Experience from other developing WTO entrants a must: expert
November 7, 2006
Vietnam should gain experience from other developing nations in joining the WTO to tackle challenges and raise its position among the global trade body members, a Vietnamese American expert said.
Professor Ngo Thanh Nhan from New York University said becoming the 150th member of the World Trade Organization (WTO), Vietnam would be eligible to benefit from the repeal of export limits and have more chances to penetrate markets in developed countries.
But he stressed from the experience of many developing countries, Vietnam should be watchful of the possibility that the US and some developed nations might have the latitude to breach WTO’s rules, while the new members like Vietnam must abide by them.
The Vietnamese Government recently signed an agreement to protect the intellectual rights to Microsoft products, but why did it select Microsoft instead of other similar but “free” operating system like China’s OpenOffice, Nhan questioned in his Tuoi Tre newspaper article.
“Moreover, Microsoft operating system’s cp1258 standard for the Vietnamese language was not the international standard,” the computational linguist added.
Nhan also warned that Vietnam should focus on protecting the environment after joining the WTO, keep a close watch over the developing of genetically-modified food or farm produce and try to protect the copyrights of traditional rice strains.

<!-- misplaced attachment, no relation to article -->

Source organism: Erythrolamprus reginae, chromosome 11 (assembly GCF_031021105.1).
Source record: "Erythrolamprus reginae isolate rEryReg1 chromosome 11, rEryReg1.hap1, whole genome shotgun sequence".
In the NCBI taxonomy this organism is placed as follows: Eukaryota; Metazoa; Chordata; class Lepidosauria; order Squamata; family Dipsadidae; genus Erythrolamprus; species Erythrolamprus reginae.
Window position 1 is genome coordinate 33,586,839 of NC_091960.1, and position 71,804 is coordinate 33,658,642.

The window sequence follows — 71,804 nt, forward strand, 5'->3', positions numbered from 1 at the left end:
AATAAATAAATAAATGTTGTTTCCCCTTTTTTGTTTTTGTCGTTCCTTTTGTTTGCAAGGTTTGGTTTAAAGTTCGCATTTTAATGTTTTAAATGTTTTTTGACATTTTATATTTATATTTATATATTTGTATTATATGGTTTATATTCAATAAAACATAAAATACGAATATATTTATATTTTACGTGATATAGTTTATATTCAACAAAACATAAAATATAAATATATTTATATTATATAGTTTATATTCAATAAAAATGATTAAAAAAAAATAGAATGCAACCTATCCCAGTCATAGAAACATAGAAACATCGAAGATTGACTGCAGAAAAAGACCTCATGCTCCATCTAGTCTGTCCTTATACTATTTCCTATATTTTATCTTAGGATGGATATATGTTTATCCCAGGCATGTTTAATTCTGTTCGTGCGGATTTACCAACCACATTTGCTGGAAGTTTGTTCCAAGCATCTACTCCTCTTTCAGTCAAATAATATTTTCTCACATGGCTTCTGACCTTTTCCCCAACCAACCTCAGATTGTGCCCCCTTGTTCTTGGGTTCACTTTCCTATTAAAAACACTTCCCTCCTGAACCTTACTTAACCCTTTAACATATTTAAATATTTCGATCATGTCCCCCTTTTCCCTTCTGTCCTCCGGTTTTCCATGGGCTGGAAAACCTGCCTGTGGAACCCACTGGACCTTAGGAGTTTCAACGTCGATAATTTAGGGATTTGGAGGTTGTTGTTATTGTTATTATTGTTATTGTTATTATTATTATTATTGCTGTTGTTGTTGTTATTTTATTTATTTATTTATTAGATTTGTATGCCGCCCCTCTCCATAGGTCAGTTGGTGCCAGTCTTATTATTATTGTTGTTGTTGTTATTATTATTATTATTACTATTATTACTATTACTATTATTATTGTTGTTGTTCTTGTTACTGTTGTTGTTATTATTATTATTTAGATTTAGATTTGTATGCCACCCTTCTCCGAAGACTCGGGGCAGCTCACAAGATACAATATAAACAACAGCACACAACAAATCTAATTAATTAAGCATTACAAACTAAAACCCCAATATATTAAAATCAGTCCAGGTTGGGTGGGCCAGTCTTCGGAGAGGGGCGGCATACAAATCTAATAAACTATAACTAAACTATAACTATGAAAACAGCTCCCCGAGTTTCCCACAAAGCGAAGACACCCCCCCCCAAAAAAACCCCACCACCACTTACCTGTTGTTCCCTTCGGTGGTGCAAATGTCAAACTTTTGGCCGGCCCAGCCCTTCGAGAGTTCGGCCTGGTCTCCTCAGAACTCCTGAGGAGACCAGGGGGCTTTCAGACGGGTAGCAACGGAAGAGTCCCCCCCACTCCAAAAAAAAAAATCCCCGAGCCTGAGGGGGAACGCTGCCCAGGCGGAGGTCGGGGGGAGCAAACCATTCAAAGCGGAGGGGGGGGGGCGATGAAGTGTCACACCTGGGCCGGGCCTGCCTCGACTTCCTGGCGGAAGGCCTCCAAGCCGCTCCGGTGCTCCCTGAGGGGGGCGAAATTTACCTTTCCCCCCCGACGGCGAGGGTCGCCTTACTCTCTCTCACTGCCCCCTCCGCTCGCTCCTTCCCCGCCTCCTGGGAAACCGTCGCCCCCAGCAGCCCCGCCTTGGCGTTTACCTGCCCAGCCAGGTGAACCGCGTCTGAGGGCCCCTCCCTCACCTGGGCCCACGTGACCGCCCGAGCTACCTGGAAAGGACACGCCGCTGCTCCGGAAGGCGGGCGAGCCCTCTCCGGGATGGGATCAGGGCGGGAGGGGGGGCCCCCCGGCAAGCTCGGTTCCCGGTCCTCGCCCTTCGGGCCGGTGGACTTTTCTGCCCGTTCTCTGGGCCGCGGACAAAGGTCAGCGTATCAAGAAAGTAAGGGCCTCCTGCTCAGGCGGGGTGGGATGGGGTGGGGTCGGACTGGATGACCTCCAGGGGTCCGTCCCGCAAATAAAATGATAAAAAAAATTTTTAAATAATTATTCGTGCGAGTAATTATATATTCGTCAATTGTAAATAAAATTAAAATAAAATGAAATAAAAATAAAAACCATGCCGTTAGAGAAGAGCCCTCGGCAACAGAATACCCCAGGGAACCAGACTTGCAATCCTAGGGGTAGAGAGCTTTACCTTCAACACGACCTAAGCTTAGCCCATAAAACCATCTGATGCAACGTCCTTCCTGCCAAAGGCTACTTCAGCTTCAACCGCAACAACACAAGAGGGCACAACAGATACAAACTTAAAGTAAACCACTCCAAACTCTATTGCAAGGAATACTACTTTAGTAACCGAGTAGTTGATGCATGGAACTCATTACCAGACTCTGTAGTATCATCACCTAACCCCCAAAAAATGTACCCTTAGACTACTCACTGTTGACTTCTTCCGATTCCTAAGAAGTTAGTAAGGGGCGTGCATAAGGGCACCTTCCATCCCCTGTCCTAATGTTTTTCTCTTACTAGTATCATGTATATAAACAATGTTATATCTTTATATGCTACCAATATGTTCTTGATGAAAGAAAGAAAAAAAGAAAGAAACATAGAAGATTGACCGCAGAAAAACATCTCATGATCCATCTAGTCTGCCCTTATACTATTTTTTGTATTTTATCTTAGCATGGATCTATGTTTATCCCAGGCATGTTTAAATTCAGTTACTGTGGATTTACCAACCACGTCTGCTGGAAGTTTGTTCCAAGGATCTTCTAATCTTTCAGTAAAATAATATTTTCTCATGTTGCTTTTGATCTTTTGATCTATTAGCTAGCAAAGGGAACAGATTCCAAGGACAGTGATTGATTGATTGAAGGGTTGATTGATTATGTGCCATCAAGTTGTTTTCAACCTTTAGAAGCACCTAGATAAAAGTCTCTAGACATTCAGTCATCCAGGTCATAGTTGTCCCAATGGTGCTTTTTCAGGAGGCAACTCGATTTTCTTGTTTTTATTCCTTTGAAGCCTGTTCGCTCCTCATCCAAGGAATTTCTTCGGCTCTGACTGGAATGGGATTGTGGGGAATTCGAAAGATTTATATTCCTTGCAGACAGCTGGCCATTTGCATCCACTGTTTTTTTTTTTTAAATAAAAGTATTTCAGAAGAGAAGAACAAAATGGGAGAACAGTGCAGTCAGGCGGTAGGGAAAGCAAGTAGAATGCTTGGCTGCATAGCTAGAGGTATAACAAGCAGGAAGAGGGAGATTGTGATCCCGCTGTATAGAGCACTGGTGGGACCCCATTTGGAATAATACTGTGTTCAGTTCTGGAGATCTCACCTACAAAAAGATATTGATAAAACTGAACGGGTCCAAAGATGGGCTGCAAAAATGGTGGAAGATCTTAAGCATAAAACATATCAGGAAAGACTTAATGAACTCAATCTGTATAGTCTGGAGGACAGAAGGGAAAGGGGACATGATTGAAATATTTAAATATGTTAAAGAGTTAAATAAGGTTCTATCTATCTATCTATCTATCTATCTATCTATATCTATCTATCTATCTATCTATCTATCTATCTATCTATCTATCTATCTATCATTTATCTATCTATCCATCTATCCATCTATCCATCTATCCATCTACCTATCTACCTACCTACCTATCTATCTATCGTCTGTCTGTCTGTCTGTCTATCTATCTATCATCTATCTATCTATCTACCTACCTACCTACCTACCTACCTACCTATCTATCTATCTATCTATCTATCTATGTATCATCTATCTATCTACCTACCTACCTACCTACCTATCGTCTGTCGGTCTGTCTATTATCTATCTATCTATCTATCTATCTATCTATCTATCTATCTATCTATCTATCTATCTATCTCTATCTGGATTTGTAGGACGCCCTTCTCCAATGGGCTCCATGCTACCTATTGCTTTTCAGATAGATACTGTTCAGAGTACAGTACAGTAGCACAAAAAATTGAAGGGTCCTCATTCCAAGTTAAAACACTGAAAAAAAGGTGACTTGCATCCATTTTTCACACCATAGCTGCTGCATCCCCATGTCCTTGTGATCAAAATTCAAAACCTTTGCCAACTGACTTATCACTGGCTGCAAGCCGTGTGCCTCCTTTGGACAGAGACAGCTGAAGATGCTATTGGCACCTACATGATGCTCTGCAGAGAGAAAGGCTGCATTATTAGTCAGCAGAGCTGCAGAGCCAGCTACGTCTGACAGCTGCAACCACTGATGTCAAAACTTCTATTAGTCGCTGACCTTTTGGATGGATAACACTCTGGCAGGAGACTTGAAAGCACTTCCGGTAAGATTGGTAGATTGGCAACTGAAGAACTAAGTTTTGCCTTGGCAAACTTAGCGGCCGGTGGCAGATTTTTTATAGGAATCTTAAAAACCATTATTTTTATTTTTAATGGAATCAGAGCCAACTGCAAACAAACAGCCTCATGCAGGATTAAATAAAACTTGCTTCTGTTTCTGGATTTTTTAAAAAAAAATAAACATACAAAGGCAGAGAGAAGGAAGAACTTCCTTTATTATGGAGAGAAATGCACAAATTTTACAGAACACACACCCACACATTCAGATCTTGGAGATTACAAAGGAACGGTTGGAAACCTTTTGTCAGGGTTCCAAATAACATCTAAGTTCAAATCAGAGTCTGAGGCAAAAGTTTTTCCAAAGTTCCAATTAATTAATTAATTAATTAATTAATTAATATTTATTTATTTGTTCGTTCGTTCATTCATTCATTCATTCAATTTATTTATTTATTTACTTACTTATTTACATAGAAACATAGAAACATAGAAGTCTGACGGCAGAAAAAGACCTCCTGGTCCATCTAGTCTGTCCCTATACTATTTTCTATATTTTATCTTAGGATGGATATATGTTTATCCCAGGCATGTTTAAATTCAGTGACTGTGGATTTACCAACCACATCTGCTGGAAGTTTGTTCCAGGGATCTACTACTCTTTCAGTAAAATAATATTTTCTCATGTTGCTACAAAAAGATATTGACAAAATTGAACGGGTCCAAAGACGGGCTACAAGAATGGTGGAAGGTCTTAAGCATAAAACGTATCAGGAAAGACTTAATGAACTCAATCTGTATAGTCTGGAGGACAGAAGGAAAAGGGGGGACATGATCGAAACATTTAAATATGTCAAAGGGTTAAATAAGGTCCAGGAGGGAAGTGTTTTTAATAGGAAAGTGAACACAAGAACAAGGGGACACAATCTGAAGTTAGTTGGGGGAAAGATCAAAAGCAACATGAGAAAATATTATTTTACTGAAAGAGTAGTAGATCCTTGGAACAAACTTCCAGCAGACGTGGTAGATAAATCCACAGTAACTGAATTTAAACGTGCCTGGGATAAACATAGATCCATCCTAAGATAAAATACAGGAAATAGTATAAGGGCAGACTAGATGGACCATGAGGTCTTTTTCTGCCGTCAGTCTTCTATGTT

“I think the government should help Vietnamese farmers learn why those in other countries raised their voice against the WTO’s agriculture-related policies, so they can be prepared to cope with the upcoming challenges,” he said.
Labor union, education
Like many other countries, Nhan said, Vietnam should concentrate on developing labor unions, which help Vietnamese laborers protect their rights and interests.
“The Vietnamese Government should comply with the Law on Labor Union and Constitution to prevent hired Vietnamese workers from being exploited by foreign employers,” he said.
Joining the WTO also required Vietnamese citizens, entrepreneurs and workers to improve their legal knowledge, Nhan said, adding currently that poor countries were at disadvantage compared with the developed nations in the WTO playground.
He suggested to help improve the public understanding of laws and many other matters Vietnam should apply compulsory and free primary education.
Under this policy, all Vietnamese children would go to school without paying any charges, including those for meals and extra-curricula at schools.
Concluding his article, the professor believed that with great effort, the Vietnamese government and its people would surmount the challenges and strive forward.
Source: Tuoi Tre – Translated by Thu Thuy